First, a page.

Sample Management Paper on Risk Assessment and Decision Making in Business and Industry: A Practical Guide


Risk is the loss/gain incurred due to disparities between the expected returns and the actual return on investment. Such risk could be generated due to human error and or natural factors. Risk is determined on such parameters as organizational assets; Degree of exposure to risk; nature of losses to be experienced in cases of exposure (Glen, 2005). Notably, deliberate measures can be undertaken to minimize the adversity of risk to a business through risk management protocols (Zsidisin, Ellram, Carter, & Cavinato, 2004). These protocols are indulged to mediate business operational costs resulting from civil/ criminal liability hence loss of market share due to diminished consumer confidence.

Dynamic Risk

This form of risk is mostly associated with variations in environmental and political factors. This form of risk mostly affects businesses in areas experiencing extreme variations in weather conditions and or political uncertainty. These risks could either work in favor of the business or against the performance of the business (Glen, 2005). Sudden changes, to the extreme, in weather conditions and political tensions lead to losses in the tourism industry, hotel industry, delays in deliveries of products and services etc. On the other hand government policies that favor business performance such as increased levies on imported goods and or reduced costs of production necessitated by reduction on fuel levies etc. could improve business performance. Reversal of such policies by the government exposes businesses to losses on the investment. Dynamic risk cannot be preempted and is often unpredictable.

Static Risk

These are foreseeable and avoidable factors that affect investments. The risk factor in this case is fixed and unchanging, unlike dynamic risk where the risk factors are variable (Glen, 2005). Foreseen risks include; accidents, death, theft, negligence and losses associated with system weaknesses e.g. hacking etc. In business practice, a venture that subscribes to exclusive services from a single supplier is bound to be affected when the supplier fails to supply the agreed upon services (Zsidisin, Ellram, Carter, & Cavinato, 2004). In case of such inconvenience, the business has to seek an alternative supplier(s) in order to jumpstart the business to regain normalcy. Static risk can be anticipated and usually losses are incurred in case of exposure to these risk factors.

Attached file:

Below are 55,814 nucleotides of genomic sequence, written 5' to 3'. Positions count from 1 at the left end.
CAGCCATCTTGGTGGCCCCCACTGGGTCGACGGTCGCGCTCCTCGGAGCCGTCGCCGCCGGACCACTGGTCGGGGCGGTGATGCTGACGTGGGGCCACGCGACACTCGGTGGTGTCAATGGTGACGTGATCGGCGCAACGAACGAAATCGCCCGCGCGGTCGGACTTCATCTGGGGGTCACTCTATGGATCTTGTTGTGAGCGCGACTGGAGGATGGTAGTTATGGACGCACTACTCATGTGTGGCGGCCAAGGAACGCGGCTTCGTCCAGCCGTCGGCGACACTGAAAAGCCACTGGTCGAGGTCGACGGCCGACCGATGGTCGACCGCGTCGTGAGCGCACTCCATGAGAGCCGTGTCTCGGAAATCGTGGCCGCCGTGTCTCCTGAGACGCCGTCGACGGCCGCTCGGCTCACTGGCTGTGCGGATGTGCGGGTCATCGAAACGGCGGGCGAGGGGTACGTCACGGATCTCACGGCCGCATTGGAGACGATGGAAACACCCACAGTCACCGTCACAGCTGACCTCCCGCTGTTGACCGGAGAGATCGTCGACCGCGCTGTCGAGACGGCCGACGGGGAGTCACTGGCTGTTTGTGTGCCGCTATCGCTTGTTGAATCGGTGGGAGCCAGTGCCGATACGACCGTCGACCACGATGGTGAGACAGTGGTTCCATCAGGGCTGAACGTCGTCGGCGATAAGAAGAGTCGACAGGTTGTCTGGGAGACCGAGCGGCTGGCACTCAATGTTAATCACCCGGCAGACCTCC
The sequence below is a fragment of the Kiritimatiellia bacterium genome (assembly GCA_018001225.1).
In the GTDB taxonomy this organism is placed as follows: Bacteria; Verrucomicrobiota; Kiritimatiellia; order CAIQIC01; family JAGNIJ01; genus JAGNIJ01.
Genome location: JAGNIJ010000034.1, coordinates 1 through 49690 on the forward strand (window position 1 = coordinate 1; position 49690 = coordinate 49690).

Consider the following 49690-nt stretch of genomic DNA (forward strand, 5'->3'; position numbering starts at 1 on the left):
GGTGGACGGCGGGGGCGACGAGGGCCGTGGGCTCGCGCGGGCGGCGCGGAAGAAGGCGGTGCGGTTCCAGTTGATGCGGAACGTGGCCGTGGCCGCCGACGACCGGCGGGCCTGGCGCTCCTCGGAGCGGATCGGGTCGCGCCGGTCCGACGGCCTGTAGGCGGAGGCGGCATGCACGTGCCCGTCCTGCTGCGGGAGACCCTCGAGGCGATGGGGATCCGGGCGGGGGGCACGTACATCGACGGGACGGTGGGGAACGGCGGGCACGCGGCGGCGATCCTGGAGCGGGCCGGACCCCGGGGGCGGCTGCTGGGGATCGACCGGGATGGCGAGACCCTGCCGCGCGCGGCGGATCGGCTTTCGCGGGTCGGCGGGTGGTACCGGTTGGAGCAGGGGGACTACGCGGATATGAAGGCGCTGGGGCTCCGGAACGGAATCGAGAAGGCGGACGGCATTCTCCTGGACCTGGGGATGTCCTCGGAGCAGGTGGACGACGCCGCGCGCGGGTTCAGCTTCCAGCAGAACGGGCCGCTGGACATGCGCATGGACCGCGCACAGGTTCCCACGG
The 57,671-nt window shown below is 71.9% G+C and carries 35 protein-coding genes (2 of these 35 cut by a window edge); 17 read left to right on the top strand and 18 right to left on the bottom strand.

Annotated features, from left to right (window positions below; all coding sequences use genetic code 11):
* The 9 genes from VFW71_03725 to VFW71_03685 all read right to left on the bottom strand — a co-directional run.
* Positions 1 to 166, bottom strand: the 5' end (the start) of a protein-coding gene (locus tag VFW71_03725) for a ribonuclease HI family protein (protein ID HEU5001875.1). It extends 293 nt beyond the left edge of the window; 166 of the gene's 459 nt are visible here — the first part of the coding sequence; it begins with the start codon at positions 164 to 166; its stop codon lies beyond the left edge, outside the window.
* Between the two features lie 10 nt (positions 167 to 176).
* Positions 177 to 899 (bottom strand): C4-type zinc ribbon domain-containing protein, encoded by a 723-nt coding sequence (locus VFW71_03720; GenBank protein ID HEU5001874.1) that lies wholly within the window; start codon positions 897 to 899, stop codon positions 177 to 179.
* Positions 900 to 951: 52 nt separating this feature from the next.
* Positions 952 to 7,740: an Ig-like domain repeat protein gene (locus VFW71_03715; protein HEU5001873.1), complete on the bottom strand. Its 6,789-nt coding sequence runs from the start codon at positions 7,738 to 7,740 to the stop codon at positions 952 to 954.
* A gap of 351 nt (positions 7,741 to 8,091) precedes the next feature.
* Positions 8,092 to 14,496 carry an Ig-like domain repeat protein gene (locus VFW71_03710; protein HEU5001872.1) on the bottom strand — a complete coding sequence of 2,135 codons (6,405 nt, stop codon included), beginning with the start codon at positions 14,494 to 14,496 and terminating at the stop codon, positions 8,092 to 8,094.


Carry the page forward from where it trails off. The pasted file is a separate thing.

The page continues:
Legal risks: Legal risks are results of contravention of laws and regulations surrounding best practice. Associated risks could hail from contract breaches and legal suits for failure of compliance or conformation to certain set standards. Such risks could favor the company or lead to the business loosing the legal sit and hemorrhage in compensation claims.

Pure Risk: These are losses incurred due to claims filed by an insured party. The insured party experiences a loss for which the insurance company has to effect compensation to. Characteristically pure risks increase operation costs due to injuries, losses and compensation claims (Glen, 2005). Examples include; insurance on vehicles, houses, businesses etc. Pure risk has vast similarities with static or foreseeable risk, however, for pure risk these factors can be preempted but are unavoidable.


Glen, K. (2005). Risk Assessment and Decision Making in Business and Industry: A Practical         Guide (Vol. 2 Ed). Boca Raton London New York Singapore: Taylor & Francis        Group .

Zsidisin, G. A., Ellram, L. M., Carter, R. J., & Cavinato, L. J. (2004). An analysis of Supply             Risk Assessment Techniques. internationla Journl of Physical Distribution &            Logistics Management , 34 (5), 397-413.